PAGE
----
8. 8. !(Spelling Rules) <ul><li>Most debates are over spelling of nouns and loanwords, which have the greatest value in IR </li></ul><ul><li>An extra layer of ambiguity, where each author or user can choose the spelling he likes </li></ul><ul><li>אחשורוש או אחשוורוש ? </li></ul><ul><li>שבדיה או שוודיה ? </li></ul><ul><li>טורקיה או תורכיה ? </li></ul><ul><li>פריס או פריז ? או אולי פאריז ? </li></ul>Open-Source Hebrew Search: The Challenge
  9. 9. Noise Reduction <ul><li>Stop words ambiguity </li></ul><ul><li>אשר , כדי , אף ... </li></ul><ul><li>Stop words as collations </li></ul><ul><li>על ידי , אי פעם , אף על פי , שום דבר ... </li></ul><ul><li>Collations where a meaning of a single word is changed </li></ul><ul><li>פי התהום </li></ul>Open-Source Hebrew Search: The Challenge
  10. 10. Tokenization Challenges <ul><li>Hebrew acronyms use double-quotes character, which is usually considered as punctuation character by most tokenizers </li></ul><ul><li>Same with Geresh, which is used for abbrevations </li></ul><ul><li>Geresh is also used for חצ &quot; ץ ג &quot; ז </li></ul><ul><li>… and ambiguity again: אינצ ' </li></ul>Open-Source Hebrew Search: The Challenge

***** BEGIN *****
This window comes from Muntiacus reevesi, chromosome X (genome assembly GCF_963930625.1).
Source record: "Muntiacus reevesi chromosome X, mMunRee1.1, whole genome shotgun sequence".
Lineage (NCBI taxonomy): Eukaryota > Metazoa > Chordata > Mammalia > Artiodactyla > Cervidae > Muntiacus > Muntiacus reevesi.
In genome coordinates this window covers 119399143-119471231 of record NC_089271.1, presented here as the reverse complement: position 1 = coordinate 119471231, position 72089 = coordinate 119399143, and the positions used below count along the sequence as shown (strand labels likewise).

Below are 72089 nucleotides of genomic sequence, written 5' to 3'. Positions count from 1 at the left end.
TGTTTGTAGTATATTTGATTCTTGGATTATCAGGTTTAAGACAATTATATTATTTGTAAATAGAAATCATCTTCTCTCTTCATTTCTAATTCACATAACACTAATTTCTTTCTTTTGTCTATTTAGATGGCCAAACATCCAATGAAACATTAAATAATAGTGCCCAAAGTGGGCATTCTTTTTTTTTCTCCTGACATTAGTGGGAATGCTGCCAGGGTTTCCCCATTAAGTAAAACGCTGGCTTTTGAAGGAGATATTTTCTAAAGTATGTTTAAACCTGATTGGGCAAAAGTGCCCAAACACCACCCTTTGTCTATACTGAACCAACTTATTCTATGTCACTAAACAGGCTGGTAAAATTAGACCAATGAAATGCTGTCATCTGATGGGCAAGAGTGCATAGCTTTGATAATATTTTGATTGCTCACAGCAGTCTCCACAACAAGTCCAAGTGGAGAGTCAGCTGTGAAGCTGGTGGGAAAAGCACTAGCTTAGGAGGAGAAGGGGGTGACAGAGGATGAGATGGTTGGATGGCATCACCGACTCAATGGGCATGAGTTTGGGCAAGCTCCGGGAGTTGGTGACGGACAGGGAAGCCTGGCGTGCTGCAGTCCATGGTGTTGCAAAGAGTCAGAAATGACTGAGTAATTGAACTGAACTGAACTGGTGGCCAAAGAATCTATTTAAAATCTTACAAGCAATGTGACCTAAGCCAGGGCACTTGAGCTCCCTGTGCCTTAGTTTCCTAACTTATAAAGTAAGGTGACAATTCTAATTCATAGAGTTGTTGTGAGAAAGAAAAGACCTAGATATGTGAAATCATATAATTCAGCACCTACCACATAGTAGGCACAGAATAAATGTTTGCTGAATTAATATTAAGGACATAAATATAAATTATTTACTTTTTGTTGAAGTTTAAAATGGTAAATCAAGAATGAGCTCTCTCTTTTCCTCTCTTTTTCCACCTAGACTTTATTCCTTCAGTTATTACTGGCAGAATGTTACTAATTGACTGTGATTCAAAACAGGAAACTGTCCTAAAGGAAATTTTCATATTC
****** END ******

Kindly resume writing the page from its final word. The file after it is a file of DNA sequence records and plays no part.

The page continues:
11. 11. Common Texts <ul><li>Various dialects may present OOV cases, or change a meaning ( חמר , חמרא ), hence require different handling </li></ul><ul><li>Each corpus might hold more than one dialect </li></ul><ul><li>Even partial Niqqud can help disambiguation </li></ul><ul><li>Niqqud-less spelling is the most common nowadays </li></ul>Open-Source Hebrew Search: The Challenge
  12. 12. Ways of Resolution Open-Source Hebrew Search
  13. 13. What to Index? <ul><li>Deciding on an “indexing unit” is the cornerstone of any good performing search engine </li></ul><ul><li>For Hebrew we have: </li></ul><ul><ul><li>The original term (and possibly using wildcards?) </li></ul></ul><ul><ul><li>Hebrew triliteral root </li></ul></ul><ul><ul><li>Lemma ( דלת ← דלתותינו ) </li></ul></ul><ul><ul><li>Psuedo-lemma, Stem </li></ul></ul><ul><li>Considerations </li></ul>Open-Source Hebrew Search: Ways of Resolution
  14. 14. Hebrew NLP Methods <ul><li>To analyze a Hebrew word, NLP tools have to be used: </li></ul><ul><ul><li>Dictionary-based approach </li></ul></ul><ul><ul><li>Algorithmic approach </li></ul></ul><ul><li>Comparison criteria include: </li></ul><ul><ul><li>Morphological precision (handling of 4-5 roots, broken plurals, assimilation, etc.) </li></ul></ul><ul><ul><li>Handling of loanwords, names and slang </li></ul></ul><ul><ul><li>Toleration of spelling differences </li></ul></ul><ul><ul><li>Disambiguation (error rate, POS, ranking) </li></ul></ul>Open-Source Hebrew Search: Ways of Resolution